To see how such a results-based approach to mobilizing private sector funding could work in methane reduction, the World Bank convened - at the request of the G8 - a dedicated study group which looked at the role that pay-for-performance mechanisms could play. The resulting report from the methane finance study group found that, when implemented, pay-for-performance provided by a credit-worthy third party can be a powerful catalyst for private investment. There is potentially much wider scope for the use of pay-for-performance mechanism in climate finance for its deployment to target other GHGs in addition to methane.
Reduce, Reuse, Recycle… Recover. As the population in large cities worldwide grows, waste management becomes an even bigger challenge. Recycling programs can divert large amounts of materials from landfills but some garbage still needs to be disposed of in landfills or Energy From Waste (EFW) sites. EFW facilities are capable of recovering energy from garbage that would otherwise be unused in landfills.
EFW and landfill gas capture systems operate on similar principles: produce steam to turn a turbine which generates electricity. The difference is the fuel used to produce the steam. Landfill gas based electricity generation relies on methane from the decomposition of organic material, while EFW facilities combust the solid waste. Both are good options as they prevent methane gas from escaping into the atmosphere. Methane has a global warming potential 72 times that of carbon dioxide. Both options sound good, so which is better? The better question is: ‘How much land and money do you have’?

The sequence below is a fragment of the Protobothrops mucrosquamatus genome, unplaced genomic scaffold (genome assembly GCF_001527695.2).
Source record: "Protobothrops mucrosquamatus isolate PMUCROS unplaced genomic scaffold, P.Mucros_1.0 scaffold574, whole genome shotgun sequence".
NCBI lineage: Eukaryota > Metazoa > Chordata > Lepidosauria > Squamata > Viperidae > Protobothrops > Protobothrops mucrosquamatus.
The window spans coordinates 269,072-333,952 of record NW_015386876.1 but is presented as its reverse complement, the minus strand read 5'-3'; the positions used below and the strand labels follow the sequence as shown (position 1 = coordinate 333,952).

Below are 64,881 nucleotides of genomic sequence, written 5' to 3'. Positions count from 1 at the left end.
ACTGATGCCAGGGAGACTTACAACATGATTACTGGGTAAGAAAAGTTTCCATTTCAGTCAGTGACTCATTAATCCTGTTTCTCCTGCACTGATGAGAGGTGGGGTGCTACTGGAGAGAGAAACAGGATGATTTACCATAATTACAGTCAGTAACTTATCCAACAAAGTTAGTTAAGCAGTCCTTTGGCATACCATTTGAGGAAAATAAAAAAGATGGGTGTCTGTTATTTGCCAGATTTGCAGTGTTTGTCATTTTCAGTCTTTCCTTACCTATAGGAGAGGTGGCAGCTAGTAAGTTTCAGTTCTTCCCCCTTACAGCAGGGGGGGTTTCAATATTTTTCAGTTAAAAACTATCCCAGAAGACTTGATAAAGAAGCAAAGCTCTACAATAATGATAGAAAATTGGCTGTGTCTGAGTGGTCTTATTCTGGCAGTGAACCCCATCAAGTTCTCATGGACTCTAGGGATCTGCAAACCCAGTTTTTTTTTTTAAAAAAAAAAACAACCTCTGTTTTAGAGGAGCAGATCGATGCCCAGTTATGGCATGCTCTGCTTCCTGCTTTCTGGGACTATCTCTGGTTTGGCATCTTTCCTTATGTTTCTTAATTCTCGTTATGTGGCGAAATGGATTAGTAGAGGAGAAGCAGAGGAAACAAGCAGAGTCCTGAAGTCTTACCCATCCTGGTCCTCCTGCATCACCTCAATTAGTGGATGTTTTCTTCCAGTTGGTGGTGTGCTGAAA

Graph shows concentrations of atmospheric Co2 for the last 800,000 years, with measurements, starting from 1958, made at Mauna Loa in Hawaii. - Image courtesy of World Meteorological Organization
Scientists monitoring atmospheric concentrations of CO2 from a mountaintop in Hawaii recently reported that the presence of this greenhouse gas exceeded 400 parts per million (ppm) for the first time in at least three million years – a period when temperatures were much warmer than today. The significance of this seemingly dry statistical trend is stunning as reported in the New York Times:
From studying air bubbles trapped in Antarctic ice, scientists know that going back 800,000 years, the carbon dioxide level oscillated in a tight band, from about 180 parts per million in the depths of ice ages to about 280 during the warm periods between. The evidence shows that global temperatures and CO2 levels are tightly linked.
In addition to the location in Hawaii, several other Global Atmosphere Watch stations from the Arctic to the Equator reported CO2 concentrations exceeding 400ppm.
Experts believe that in order to limit warming to 2°C – a goal based on expected impacts – concentrations should rise to no more than 450 ppm, a level we may reach in only about 25 years based on current trends.